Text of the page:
The Barry Art Museum at Old Dominion University has appointed Sara Woodbury as its first permanent curator.
Woodbury, who has served as the Barry’s guest curator since 2020, has more than a decade of experience, including stops at the Roswell Museum in New Mexico, the Shelburne Museum in Vermont and the Dallas Museum of Art, among others.
She graduated with a bachelor’s degree in art history from Lake Forest College in Lake Forest, Illinois and earned her master’s from Williams College in Williamstown, Massachusetts. She is currently completing her Ph.D. in American studies at William and Mary in Williamsburg, Virginia.
ODU News sat down with Woodbury to learn more about her background and what she will bring to this new position.
ODU News: You have a diverse background working in different museums and curatorial positions. How do you think that experience will inform your role as curator for the Barry Art Museum?
Sara Woodbury: Probably the most direct way it will inform my experience here is that the collection itself is eclectic. In terms of media, you have dolls, glass, paintings and sculptures. It’s a lot of different material spanning about two centuries. Although I haven’t worked with a lot of it directly, the experience of constantly adapting to new collections in different places has equipped me for this position. I’m very comfortable with learning new materials, subject matter and artists. The most important skill that I have isn’t so much my expertise in any one field, it’s my versatility and willingness to learn new things.
ODU News: What is your personal philosophy and approach to curating an exhibition?
SW: Two things have always interested me since I started in the field around 2010. One is the connections between different artists and artworks, whether it’s shared geography, relationships or mediums. The other is finding the lesser-known gems within a museum collection. Everybody knows the greatest hits in a particular museum, but so many collections have works that rarely get to see the light of day because they’re a fragile work on paper or they’re not by a famous artist. I would say those interests still fuel me, but what’s changed within the last three years or so is my emphasis on collaboration. The ongoing reckoning within academia has made it very clear to me that I can’t know everything. I don’t know all the stories and I don’t have all the perspectives, but that’s not a weakness — it’s an opportunity to reach out to other people who can tell those stories in better ways than I can.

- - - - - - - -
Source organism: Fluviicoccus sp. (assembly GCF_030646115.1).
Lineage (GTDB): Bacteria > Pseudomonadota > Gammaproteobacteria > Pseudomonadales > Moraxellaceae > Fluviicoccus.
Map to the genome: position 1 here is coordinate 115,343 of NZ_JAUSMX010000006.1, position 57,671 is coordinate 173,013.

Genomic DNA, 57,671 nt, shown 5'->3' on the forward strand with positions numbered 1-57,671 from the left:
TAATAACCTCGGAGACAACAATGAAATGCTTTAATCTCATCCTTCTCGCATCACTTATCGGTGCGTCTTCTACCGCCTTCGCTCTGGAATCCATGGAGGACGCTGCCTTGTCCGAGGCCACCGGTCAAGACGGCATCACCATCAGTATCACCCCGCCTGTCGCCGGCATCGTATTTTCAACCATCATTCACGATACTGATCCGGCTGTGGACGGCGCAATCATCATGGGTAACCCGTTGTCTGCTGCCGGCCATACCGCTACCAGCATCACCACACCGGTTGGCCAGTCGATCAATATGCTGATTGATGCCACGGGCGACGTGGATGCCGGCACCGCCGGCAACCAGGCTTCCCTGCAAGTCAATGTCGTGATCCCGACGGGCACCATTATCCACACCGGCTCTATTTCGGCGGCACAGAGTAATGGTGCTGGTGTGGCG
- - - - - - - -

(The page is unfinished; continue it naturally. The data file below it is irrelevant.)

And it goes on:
ODU News: Looking at the Barry Art Museum’s collection, what really excites you and how do you view your responsibility to share those stories with the community?
SW: What excites me the most are the conversations between the different materials. The paintings and the glass actually talk to one another really well. The Barrys collected pieces with those kinds of dialogues in mind. But the dolls are among the most extensive holdings in the museum and they kind of live off in their own gallery. One thing that really interests me is getting those objects in conversation with other pieces in the collection whether it’s through highlighting the artistic processes made to create them or delving into some social history issues like economics and commerce.
In terms of ensuring representation, I’m really grateful for the committees that we assemble for each of the shows because that brings in faculty members and community members from different fields who raise questions that I might not think of. And that brings in perspectives that enrich the narratives and provide resources to me in terms of expertise or serving as sounding boards.
The most important skill that I have isn’t so much my expertise in any one field, it’s my versatility and willingness to learn new things.
ODU News: You served as guest curator at the Barry for about four years before this. What are some of your favorite shows that you’ve worked on so far?